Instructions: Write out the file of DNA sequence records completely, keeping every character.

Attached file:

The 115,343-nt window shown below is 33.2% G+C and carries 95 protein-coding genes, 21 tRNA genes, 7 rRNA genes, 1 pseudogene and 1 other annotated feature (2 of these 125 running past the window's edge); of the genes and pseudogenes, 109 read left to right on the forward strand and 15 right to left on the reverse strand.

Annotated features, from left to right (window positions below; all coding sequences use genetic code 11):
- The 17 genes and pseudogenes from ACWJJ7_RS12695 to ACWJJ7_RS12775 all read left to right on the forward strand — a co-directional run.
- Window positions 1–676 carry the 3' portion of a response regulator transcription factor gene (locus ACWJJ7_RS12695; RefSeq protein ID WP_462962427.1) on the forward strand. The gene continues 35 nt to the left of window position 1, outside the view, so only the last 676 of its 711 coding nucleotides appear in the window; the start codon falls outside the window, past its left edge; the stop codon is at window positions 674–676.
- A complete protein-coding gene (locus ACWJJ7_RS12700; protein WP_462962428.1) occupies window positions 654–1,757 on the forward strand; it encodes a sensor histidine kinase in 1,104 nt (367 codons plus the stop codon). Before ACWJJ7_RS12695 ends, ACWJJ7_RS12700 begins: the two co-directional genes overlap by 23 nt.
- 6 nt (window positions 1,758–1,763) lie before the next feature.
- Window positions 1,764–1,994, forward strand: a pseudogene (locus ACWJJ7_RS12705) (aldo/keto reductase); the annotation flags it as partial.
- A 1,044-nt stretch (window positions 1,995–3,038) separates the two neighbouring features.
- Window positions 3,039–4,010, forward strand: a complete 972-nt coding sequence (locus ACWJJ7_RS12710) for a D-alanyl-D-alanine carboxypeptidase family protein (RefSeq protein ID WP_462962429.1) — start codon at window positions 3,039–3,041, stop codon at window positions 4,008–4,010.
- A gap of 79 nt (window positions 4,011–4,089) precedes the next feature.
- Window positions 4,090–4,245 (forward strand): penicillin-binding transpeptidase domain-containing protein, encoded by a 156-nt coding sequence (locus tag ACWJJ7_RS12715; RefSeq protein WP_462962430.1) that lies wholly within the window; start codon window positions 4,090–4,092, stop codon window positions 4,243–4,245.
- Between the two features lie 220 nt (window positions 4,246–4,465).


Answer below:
The 115,343-nt window shown below is 33.2% G+C and carries 95 protein-coding genes, 21 tRNA genes, 7 rRNA genes, 1 pseudogene and 1 other annotated feature (2 of these 125 running past the window's edge); of the genes and pseudogenes, 109 read left to right on the forward strand and 15 right to left on the reverse strand.

Annotated features, from left to right (window positions below; all coding sequences use genetic code 11):
- The 17 genes and pseudogenes from ACWJJ7_RS12695 to ACWJJ7_RS12775 all read left to right on the forward strand — a co-directional run.
- Window positions 1–676 carry the 3' portion of a response regulator transcription factor gene (locus ACWJJ7_RS12695; RefSeq protein ID WP_462962427.1) on the forward strand. The gene continues 35 nt to the left of window position 1, outside the view, so only the last 676 of its 711 coding nucleotides appear in the window; the start codon falls outside the window, past its left edge; the stop codon is at window positions 674–676.
- A complete protein-coding gene (locus ACWJJ7_RS12700; protein WP_462962428.1) occupies window positions 654–1,757 on the forward strand; it encodes a sensor histidine kinase in 1,104 nt (367 codons plus the stop codon). Before ACWJJ7_RS12695 ends, ACWJJ7_RS12700 begins: the two co-directional genes overlap by 23 nt.
- 6 nt (window positions 1,758–1,763) lie before the next feature.
- Window positions 1,764–1,994, forward strand: a pseudogene (locus ACWJJ7_RS12705) (aldo/keto reductase); the annotation flags it as partial.
- A 1,044-nt stretch (window positions 1,995–3,038) separates the two neighbouring features.
- Window positions 3,039–4,010, forward strand: a complete 972-nt coding sequence (locus ACWJJ7_RS12710) for a D-alanyl-D-alanine carboxypeptidase family protein (RefSeq protein ID WP_462962429.1) — start codon at window positions 3,039–3,041, stop codon at window positions 4,008–4,010.
- A gap of 79 nt (window positions 4,011–4,089) precedes the next feature.
- Window positions 4,090–4,245 (forward strand): penicillin-binding transpeptidase domain-containing protein, encoded by a 156-nt coding sequence (locus tag ACWJJ7_RS12715; RefSeq protein WP_462962430.1) that lies wholly within the window; start codon window positions 4,090–4,092, stop codon window positions 4,243–4,245.
- Between the two features lie 220 nt (window positions 4,246–4,465).